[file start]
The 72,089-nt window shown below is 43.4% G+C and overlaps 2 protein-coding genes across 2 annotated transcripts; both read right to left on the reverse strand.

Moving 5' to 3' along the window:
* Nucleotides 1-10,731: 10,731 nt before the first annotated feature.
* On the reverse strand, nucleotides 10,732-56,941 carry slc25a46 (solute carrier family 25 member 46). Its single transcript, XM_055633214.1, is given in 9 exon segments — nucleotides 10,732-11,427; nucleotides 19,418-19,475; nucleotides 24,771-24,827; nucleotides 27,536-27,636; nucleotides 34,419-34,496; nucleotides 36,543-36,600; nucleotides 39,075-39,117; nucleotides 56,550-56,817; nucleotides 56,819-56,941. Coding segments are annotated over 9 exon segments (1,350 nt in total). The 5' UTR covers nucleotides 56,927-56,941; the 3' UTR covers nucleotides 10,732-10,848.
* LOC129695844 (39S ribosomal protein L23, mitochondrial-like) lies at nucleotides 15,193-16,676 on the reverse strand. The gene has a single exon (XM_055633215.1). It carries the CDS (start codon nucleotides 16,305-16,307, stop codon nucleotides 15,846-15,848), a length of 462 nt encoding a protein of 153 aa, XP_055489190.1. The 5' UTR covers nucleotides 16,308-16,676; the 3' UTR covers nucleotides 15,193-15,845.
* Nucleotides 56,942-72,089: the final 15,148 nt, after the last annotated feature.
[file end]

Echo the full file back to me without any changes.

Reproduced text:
The 72,089-nt window shown below is 43.4% G+C and overlaps 2 protein-coding genes across 2 annotated transcripts; both read right to left on the reverse strand.

Moving 5' to 3' along the window:
* Nucleotides 1-10,731: 10,731 nt before the first annotated feature.
* On the reverse strand, nucleotides 10,732-56,941 carry slc25a46 (solute carrier family 25 member 46). Its single transcript, XM_055633214.1, is given in 9 exon segments — nucleotides 10,732-11,427; nucleotides 19,418-19,475; nucleotides 24,771-24,827; nucleotides 27,536-27,636; nucleotides 34,419-34,496; nucleotides 36,543-36,600; nucleotides 39,075-39,117; nucleotides 56,550-56,817; nucleotides 56,819-56,941. Coding segments are annotated over 9 exon segments (1,350 nt in total). The 5' UTR covers nucleotides 56,927-56,941; the 3' UTR covers nucleotides 10,732-10,848.
* LOC129695844 (39S ribosomal protein L23, mitochondrial-like) lies at nucleotides 15,193-16,676 on the reverse strand. The gene has a single exon (XM_055633215.1). It carries the CDS (start codon nucleotides 16,305-16,307, stop codon nucleotides 15,846-15,848), a length of 462 nt encoding a protein of 153 aa, XP_055489190.1. The 5' UTR covers nucleotides 16,308-16,676; the 3' UTR covers nucleotides 15,193-15,845.
* Nucleotides 56,942-72,089: the final 15,148 nt, after the last annotated feature.